I’ve read some fiction with teleporters that are something like wormholes, which does a bit better at dodging the issues. (Albeit at the cost of generating new ones.)

    • Wyrd Smythe

      For me the ‘transporter kills’ notion came much later. The original series never really explained it, so I had to decide for myself how it worked, and I really didn’t like the MEM option (matter-energy-matter). I was just getting into this weird quantum physics stuff, and tunneling sounded like a better option. (Back then pop sci texts made a really big deal about how the wavefunction has a position probability for the particle everywhere in the universe, and there is some astronomically small chance of finding it billions of light years away.)

      There were references to “annular confinement beams” — presumably to hold the atoms — but as you say there was no consistency. Michael Okuda’s official tech guide goes with MEM, which I guess makes it as canonical as anything. Yet the Relics episode (S6E4) where they find Scotty rescues him from a pattern buffer, and it’s never been clear to me what’s in that buffer. I suppose it could have been just his bits. Or maybe his actual bits.

      But, as you say, positing transporters as real opens all sorts of doors that can really mess up decent storytelling. It’s like time travel or superheroes — they allow inconsistencies that, if stories were math systems, easily allow proving 1=2. (I’m channeling Gödel here: Metaphorically, fiction is more about completeness than consistency, but good writing is as consistent as possible. It shouldn’t be obvious 1-2.)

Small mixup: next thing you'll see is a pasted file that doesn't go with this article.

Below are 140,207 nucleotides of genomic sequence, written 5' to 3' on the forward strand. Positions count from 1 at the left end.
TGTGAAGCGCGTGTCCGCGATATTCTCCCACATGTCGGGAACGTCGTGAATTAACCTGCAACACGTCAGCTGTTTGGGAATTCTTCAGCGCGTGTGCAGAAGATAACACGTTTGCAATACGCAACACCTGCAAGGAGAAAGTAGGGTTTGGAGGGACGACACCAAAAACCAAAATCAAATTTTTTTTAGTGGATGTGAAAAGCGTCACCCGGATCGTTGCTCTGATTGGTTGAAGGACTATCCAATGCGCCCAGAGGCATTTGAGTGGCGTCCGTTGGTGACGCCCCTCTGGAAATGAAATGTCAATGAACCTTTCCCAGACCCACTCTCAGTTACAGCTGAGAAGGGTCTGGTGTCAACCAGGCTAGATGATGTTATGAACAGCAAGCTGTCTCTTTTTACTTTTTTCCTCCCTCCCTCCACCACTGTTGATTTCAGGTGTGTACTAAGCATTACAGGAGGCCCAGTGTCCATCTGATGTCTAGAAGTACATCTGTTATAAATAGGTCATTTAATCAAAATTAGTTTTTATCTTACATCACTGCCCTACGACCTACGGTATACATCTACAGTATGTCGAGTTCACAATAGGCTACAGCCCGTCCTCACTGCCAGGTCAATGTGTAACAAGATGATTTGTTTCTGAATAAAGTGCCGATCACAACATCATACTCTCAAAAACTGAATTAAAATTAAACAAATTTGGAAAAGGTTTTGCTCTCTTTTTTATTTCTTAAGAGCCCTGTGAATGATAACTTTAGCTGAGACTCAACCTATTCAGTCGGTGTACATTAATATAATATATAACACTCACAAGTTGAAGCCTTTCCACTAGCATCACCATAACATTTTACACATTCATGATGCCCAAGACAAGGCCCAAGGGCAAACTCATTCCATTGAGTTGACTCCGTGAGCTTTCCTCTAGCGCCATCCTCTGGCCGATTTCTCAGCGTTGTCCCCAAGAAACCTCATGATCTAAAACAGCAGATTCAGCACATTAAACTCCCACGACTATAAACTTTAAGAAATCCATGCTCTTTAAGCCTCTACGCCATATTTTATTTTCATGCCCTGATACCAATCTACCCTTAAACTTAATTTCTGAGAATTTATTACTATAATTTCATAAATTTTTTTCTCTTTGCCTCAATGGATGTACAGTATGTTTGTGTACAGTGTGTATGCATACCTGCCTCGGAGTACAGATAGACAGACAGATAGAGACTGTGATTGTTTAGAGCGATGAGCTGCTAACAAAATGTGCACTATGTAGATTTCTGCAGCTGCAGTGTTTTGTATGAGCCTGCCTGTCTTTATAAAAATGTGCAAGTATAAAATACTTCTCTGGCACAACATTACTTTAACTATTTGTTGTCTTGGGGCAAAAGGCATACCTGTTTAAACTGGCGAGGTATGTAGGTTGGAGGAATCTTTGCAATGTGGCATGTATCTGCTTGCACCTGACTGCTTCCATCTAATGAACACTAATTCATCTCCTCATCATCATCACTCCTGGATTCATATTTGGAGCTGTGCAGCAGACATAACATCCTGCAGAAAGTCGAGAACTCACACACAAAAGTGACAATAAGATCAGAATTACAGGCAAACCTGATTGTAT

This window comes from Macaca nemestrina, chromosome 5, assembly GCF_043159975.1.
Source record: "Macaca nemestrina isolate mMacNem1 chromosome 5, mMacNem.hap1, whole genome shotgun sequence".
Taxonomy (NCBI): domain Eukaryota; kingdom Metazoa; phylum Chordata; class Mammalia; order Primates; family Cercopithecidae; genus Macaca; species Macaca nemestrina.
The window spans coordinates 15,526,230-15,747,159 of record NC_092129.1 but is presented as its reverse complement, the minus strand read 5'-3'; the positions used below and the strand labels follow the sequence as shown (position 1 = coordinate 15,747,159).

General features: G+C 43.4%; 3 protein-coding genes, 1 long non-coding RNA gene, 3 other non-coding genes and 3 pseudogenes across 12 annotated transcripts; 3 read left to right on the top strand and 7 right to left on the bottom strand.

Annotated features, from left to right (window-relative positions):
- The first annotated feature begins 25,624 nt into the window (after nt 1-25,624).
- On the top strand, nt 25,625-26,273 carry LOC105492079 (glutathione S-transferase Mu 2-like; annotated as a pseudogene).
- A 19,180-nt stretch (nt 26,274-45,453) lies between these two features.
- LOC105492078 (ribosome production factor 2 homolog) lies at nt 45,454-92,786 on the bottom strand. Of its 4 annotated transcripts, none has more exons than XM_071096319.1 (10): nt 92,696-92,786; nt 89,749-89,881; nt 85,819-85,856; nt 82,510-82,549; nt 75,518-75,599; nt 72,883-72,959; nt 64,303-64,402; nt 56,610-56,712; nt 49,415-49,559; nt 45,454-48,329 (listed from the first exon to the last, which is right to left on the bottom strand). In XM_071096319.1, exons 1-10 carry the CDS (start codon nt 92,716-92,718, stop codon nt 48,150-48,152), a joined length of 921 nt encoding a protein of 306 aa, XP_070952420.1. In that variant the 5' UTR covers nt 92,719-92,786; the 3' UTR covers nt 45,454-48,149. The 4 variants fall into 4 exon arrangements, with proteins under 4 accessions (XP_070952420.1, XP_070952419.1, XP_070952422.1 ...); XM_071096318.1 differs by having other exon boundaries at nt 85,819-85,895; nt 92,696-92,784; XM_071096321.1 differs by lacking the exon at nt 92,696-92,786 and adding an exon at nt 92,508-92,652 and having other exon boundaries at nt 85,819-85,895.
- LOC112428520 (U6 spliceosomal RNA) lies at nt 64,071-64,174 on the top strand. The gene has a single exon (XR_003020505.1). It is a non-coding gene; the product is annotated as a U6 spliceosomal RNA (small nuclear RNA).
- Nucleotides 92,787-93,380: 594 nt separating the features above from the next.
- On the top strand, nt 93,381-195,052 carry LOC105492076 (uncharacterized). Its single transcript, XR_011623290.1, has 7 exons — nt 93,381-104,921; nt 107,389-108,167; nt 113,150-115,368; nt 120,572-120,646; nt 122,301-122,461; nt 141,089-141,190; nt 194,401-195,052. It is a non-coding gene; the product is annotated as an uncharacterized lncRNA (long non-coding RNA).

Wormholes could be like quantum jumps, especially if transit time doesn’t mess with SR. Heh, yes, which new issues did you have in mind? Needing magic matter to make them? 🙂 And all transporters need to worry about momentum vector changes. That was a big one in Niven’s analysis.

      • SelfAwarePatterns

        I read a science fiction novel decades ago that had a spaceship travel using the fact that atoms had a probability of being in alternate locations, plus some double talk on somehow manipulating it. I’m drawing a complete blank though on author or novel name, which feels like a loss because I vaguely remember it being a pretty good book. (Warned you my memory wasn’t that good.)